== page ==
Is gluten our biggest threat?
The claim that gluten, a substance with no nutritional value that we can’t even digest, is our principal nemesis sounds like something plucked out of a conspiracy manual; like a plot to achieve world domination by addling our brains with a neurotoxin. It might, however, harbour some truth.
It’s not just coeliacs who need to delete gluten — found in wheat, rye, barley and usually oats — from their diets. People with non-coeliac gluten sensitivity, a demographic whose ranks are swelling like a tidal wave, are a whole new category of sufferers crippled by a substance that has wended its way into our food supply.
You don’t need a bowel biopsy or even a positive blood test to become a member of this growing horde. If you haven’t yet been damaged by gluten, beware: there are no guarantees that your internal biochemistry and hormonal balance aren’t already on the fritz as a result of your daily exposure to this substance.
The gluten problem
The problem with gluten is that it’s everywhere. If it’s not in the food we eat, it’s in the vitamins we swallow or the medications we slavishly ingest because of our blind belief that physicians only prescribe substances that are pristinely beneficial. Conservative estimates suggest 6 per cent of us may be gluten sensitive; more extreme projections have around 30 per cent of the world’s population living under gluten’s storm cloud. Yet coeliac disease affects a miserly 1 per cent.
Non-coeliac gluten-sensitive people are besieged by any of a wide array of symptoms, including fatigue, headaches, migraines, bloating, abdominal pain, reflux leading to heartburn, loss of ability to concentrate, foggy brain, depression, joint pain, skin rashes such as eczema and dermatitis, mouth ulcers, diarrhoea, constipation or alternating diarrhoea, discomfort and constipation — features not unlike those of irritable bowel syndrome. Who isn’t plagued by some of these complaints?
In 2012, experts from around the world assembled to develop a consensus approach regarding the adverse effects gluten might be having on all of us.
As gluten is thought to have a destructive effect on brain cells in those who are sensitive, more advanced cases can go on to develop loss of balance, slurred speech and nervous system disruption leading to a disorder known as peripheral neuropathy, which can present as pins and needles, pains in the hands and feet or even the absence of sensation.
The rise in autism and attention deficit disorder (ADD), the escalation of autoimmune diseases such as multiple sclerosis, diabetes, inflammatory bowel disease and Hashimoto’s thyroiditis, and what appear to be epidemics of depression, anxiety and mental illness, have all been ascribed to gluten’s pernicious effects. Some experts assert that if you want to locate one of the primary causes of dementia and heart disease, you need look no further than gluten.
Not just coeliacs
In 2012, experts from around the world assembled to develop a consensus approach regarding the adverse effects gluten might be having on all of us. They unanimously described gluten as a poison.
Wheat, gluten’s principal carrier, the most widely cultivated crop in the world, was only introduced to our digestive genome in the past 10,000 years — a mere snippet of our evolutionary history — with the advent of agriculture. We might not have the DNA that equips us to deal with gluten. In fact, 95 per cent of coeliacs have the genetic predisposition that sets them up to react to gluten. Only 50 per cent of non-coeliacs who struggle with gluten have a similar genetic makeup.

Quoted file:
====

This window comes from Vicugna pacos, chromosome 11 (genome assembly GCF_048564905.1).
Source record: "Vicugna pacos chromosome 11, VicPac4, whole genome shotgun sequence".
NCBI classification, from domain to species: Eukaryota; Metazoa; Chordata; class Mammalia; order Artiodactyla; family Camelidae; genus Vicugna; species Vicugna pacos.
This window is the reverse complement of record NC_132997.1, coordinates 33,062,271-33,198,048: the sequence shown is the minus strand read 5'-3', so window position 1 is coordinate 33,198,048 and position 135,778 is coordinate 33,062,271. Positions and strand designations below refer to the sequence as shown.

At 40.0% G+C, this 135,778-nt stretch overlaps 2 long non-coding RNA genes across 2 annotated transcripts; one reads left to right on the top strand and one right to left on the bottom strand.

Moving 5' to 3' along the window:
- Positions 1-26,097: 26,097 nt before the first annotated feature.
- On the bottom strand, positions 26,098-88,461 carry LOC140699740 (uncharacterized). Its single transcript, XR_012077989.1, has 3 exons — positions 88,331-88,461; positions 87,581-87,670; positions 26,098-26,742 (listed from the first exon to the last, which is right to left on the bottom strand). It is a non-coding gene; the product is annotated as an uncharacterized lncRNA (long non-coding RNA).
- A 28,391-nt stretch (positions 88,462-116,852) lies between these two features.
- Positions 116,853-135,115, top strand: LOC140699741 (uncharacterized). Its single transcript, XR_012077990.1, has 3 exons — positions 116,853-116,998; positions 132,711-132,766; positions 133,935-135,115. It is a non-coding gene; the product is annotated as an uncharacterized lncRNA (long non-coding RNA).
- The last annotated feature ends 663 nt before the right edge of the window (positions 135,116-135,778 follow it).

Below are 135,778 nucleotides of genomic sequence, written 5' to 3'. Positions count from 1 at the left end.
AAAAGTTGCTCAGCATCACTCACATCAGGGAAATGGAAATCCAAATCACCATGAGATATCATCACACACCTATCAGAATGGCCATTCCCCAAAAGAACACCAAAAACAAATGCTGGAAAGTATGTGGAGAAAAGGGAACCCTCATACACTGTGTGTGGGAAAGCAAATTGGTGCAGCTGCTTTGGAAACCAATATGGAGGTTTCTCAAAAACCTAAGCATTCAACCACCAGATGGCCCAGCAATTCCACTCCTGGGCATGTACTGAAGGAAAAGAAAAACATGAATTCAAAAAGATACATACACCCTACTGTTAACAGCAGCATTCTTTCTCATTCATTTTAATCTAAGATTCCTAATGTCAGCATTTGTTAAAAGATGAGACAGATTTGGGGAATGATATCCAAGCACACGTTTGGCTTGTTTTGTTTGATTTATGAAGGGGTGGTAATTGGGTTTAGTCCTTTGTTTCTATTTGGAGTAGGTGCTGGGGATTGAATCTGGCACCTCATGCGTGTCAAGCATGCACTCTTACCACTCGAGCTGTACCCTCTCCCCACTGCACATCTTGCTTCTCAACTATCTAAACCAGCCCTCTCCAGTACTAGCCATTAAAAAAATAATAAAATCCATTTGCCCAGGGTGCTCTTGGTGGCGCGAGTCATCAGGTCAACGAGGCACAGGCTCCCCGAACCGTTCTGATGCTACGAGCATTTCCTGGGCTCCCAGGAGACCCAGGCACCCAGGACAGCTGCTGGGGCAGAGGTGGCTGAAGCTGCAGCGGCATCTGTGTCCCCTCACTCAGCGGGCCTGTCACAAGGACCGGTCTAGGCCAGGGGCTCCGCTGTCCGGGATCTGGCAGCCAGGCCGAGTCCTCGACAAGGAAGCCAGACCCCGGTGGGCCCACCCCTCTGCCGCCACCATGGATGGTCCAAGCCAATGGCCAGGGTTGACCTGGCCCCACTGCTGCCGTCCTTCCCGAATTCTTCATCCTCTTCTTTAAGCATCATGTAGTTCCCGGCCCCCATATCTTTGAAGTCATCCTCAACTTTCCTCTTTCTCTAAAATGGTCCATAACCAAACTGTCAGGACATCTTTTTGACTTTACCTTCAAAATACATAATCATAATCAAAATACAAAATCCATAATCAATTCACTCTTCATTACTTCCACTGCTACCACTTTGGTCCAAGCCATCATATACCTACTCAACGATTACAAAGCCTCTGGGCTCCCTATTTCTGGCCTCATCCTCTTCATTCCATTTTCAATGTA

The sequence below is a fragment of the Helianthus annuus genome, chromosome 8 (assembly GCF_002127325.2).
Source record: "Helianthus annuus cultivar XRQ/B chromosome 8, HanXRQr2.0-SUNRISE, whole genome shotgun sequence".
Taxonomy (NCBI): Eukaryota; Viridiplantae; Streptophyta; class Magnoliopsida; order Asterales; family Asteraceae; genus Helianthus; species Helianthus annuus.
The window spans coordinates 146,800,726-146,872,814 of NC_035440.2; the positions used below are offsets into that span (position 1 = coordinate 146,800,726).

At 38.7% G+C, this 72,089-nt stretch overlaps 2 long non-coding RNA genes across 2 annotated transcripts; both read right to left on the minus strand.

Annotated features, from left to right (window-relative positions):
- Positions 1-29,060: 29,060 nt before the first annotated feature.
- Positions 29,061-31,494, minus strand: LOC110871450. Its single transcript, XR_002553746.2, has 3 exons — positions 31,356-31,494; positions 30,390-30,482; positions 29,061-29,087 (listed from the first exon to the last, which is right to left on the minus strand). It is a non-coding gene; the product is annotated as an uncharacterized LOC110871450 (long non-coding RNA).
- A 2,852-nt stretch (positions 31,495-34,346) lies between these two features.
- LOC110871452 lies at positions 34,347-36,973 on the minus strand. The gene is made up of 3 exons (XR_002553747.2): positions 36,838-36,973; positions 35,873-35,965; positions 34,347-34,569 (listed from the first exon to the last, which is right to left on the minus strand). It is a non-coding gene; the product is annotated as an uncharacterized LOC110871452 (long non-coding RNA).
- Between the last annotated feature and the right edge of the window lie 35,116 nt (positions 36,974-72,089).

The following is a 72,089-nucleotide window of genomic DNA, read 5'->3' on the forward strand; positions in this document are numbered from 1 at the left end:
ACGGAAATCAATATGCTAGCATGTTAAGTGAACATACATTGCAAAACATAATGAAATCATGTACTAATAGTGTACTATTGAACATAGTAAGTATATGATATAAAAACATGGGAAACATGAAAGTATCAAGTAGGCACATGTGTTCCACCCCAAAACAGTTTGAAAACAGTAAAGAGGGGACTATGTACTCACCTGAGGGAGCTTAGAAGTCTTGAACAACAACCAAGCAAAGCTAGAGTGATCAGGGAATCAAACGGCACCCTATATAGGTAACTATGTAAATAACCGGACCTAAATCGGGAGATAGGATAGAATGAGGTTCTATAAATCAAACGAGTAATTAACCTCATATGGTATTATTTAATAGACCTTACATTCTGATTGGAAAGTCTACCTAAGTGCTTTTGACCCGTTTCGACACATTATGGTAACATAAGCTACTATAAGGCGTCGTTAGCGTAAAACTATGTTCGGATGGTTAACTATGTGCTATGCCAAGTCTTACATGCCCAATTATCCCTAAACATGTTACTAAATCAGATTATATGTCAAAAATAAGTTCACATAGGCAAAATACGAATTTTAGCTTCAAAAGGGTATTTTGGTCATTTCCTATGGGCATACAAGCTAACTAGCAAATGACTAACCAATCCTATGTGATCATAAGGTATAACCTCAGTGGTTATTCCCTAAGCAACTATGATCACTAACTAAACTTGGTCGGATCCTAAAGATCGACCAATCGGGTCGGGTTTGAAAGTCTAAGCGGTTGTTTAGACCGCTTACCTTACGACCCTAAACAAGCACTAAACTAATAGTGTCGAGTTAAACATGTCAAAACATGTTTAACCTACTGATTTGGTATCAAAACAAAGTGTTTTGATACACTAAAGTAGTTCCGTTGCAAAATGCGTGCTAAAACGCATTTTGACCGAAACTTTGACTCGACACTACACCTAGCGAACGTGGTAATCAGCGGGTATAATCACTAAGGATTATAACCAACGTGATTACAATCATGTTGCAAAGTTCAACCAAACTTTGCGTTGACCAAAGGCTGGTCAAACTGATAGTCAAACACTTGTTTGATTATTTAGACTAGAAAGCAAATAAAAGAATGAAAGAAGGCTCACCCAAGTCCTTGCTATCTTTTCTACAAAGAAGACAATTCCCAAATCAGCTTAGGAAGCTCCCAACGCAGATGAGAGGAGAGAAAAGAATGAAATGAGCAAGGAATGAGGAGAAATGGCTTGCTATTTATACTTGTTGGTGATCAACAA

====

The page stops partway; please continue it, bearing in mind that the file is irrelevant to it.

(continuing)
What differentiates coeliacs is that they have a measurable adverse reaction to gluten. Either they have developed antibodies, identifiable by means of a blood test, indicating that their immune systems are mobilised to deal with a foreign invader, or they have evidence of damage to the lining of their bowels caused by gluten.
The difficulty in giving up gluten is that it can morph into a brain-stimulating substance that elicits hunger and pleasure, the kinds of sensations associated with addiction.
Non-coeliacs who react to gluten may sometimes have blood tests that show their immune systems are putting up a fight but, for the most part, they have no objective measure that sets them apart. All they have is a host of health difficulties that improve once they avoid gluten and worsen when gluten is reintroduced.
At the consensus meeting, evidence was presented to show that non-coeliacs engage different components of their immune systems when they attempt to deal with gluten, compared with coeliacs, and these are not yet easily quantifiable. Further research suggests that in non-coeliacs other proteins in wheat, called amylase-trypsin inhibitors, which are highly resistant to digestion, could be the trigger that sets off an immune response, again not yet detectable by any medical investigations.
What makes coeliacs so vulnerable to gluten is the combination of genetic susceptibility and a porous intestinal lining, or “leaky gut”, which allows the ingress of an “alien” substance, instigating an immune response in a system already primed to be acutely sensitive to gluten. Experts at the 2012 summit indicated that non-coeliac gluten-sensitive people don’t necessarily have “leaky gut” and half of them don’t have the genetic tendency.
The difficulty in giving up gluten is that it can morph into a brain-stimulating substance that elicits hunger and pleasure, the kinds of sensations associated with addiction. The gluten-free industry is well aware of this, which is why gluten-free foods are often loaded with plenty of sugar, unhealthy fats and easily digestible high-glycaemic grains, all of which conspire to make us desire more. When any industry is out to secure our allegiance, it’s up to us to be vigilant about claimed or implied health benefits as opposed to real ones.
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